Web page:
Every dollar plays an essential role in a startup budget. On top of that, many startups adopt aggressive growth-hacking practices, aiming to make the greatest impact with the smallest amount of money. That leaves little room for vague financial planning and surprise cash shortfalls. Yet one survey showed that 61% of small business owners don’t have an official budget.
Budgeting and forecasting can be daunting, so we’ve condensed the process into a simple, step-by-step guide. Build a budget that lets you estimate your business startup costs, monitor your cash flow, and stay lean from day one. You can follow these steps whether you’re using accounting software, a digital spreadsheet, or pencil and paper.
Who needs a startup budget?
A startup budget is a simple breakdown of how you plan to use your capital and cover expected business costs. Whether you’re pre-revenue or a later-stage tech company, a budget is indispensable.
Before you launch, a budget is the ultimate tool for determining how much money you’ll need to make it through the first few months. At this stage, it will be a realistic projection using market research and your best estimates. Without this roadmap, you may run out of cash too early or spend funds ineffectively.
After you’re up and running, your budget becomes an analytics tool. You’re able to see how you’re actually allocating resources and whether your team is spending and earning the way you envisioned. This helps you discover important questions and hit on opportunities for cost savings and business investments early on.
For example, if paid advertising is your largest expense category, is every channel funneling high-quality leads? Do you need to negotiate longer payment terms to free up funds for slow months? Is your spend truly aligning with each team’s key performance indicators (KPIs)?
Well-crafted budgets offer direct answers or point you in the right direction.
Why budgeting is crucial to success
Developing a startup budget doesn’t just let you avoid early financial missteps. It helps you make informed decisions in the long run. Here are a few more reasons startups need to allot time for regular budgeting:
- You can determine when to hire employees, buy equipment, and otherwise invest in your business.
- You can finance to scale using actual business data and avoid fundraising too early or over-borrowing.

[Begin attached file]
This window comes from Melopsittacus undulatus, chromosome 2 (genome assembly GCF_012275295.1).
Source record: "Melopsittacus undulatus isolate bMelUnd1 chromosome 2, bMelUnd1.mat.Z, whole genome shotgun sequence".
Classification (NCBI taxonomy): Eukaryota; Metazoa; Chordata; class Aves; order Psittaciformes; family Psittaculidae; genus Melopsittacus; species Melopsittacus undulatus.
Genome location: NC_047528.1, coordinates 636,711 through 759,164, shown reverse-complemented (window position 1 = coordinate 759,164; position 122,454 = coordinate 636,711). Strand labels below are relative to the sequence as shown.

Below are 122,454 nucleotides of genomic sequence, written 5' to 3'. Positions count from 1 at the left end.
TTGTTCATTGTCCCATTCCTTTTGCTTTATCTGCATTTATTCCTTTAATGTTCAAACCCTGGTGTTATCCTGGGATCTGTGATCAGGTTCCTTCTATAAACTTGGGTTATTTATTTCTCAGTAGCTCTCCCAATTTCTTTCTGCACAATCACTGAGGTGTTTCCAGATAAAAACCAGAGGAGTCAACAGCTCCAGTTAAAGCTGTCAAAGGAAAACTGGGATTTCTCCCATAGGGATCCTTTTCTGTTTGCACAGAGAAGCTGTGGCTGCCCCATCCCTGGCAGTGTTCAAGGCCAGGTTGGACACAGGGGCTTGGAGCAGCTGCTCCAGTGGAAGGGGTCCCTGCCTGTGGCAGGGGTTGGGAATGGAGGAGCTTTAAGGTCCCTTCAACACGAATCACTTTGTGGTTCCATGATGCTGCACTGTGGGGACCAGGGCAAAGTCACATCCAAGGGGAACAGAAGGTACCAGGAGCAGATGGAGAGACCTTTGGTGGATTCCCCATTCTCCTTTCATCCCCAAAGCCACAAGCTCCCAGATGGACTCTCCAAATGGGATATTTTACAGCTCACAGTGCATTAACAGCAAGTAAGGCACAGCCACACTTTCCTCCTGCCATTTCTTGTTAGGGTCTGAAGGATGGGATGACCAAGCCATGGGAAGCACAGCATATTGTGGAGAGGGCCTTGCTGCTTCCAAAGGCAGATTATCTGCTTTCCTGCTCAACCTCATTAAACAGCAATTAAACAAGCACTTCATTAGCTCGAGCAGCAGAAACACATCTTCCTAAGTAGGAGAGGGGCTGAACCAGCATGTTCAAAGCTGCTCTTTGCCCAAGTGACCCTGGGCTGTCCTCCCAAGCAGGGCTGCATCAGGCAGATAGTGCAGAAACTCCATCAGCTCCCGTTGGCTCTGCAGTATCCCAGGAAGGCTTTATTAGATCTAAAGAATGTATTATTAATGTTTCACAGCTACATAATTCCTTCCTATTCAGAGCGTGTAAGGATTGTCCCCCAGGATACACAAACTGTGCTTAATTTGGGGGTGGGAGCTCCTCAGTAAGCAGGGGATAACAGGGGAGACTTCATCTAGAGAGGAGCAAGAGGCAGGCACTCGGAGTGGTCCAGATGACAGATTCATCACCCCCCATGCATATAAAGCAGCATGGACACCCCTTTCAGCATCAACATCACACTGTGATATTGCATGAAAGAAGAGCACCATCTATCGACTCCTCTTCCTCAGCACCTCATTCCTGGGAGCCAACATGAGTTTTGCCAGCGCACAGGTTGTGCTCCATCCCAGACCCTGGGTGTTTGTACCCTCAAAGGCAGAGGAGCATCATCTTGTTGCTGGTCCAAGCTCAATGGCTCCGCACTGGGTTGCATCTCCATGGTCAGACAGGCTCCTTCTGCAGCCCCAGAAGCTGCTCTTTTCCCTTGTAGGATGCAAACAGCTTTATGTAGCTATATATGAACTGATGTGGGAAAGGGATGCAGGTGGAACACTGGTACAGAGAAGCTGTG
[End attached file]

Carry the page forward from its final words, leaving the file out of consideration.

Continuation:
- You can better estimate your break-even point and adjust variables as needed.
- You can predict cash shortfalls and line up funds or negotiate with suppliers and lenders early.
- You can identify retained earnings ahead of time and develop a plan for them.
- You can pinpoint extra cash to build your startup’s emergency fund.
- You can generate accurate financial statements, like a balance sheet or income statement, to share with investors and lenders.
A good plan executed today is better than a perfect plan implemented next week. Let’s dive into the 6 steps for crafting your startup budget so you can see the benefits.
How to create a startup budget in 6 steps
You can create a useful startup budget without estimating costs down to the cent or perfectly predicting the future. It’s normal for a new company to forecast figures based on market research, competitor analysis, and vendor quotes. You may already have some of these numbers from your research and development process.
The most important thing to remember is to be conservative with your assumptions and projections. It’s better to underestimate revenue and overestimate expenses than the reverse.
Now, let’s go over how to define your revenue and expenses, analyze the results, and make adjustments.
Step 1: Gather your tools and set a target budget
You can grab a notebook and manually create your startup budget. Or, speed up the process with the budgeting features in popular business accounting software. If you integrate your other financial tools, such as your business bank account, your general budget will update automatically. No need to go digging through each individual app to find your monthly spend.
A spreadsheet program like Google Sheets or Microsoft Excel is another user-friendly budgeting option. In any case, there are many free startup budget templates to utilize. Choose one with an intuitive layout and the timeline you need. Enter sample numbers into the spreadsheet to test the formulas. That way, you don’t input hours of data only to find out the spreadsheet doesn’t work.
Setting an upfront budget goal will help you stay on target as you tally up your must-have and nice-to-have purchases. Don’t forget to factor in a starter emergency fund. Experts recommend having cash for at least three months’ expenses. Although this may be out of reach at first, budget what you can for contingencies.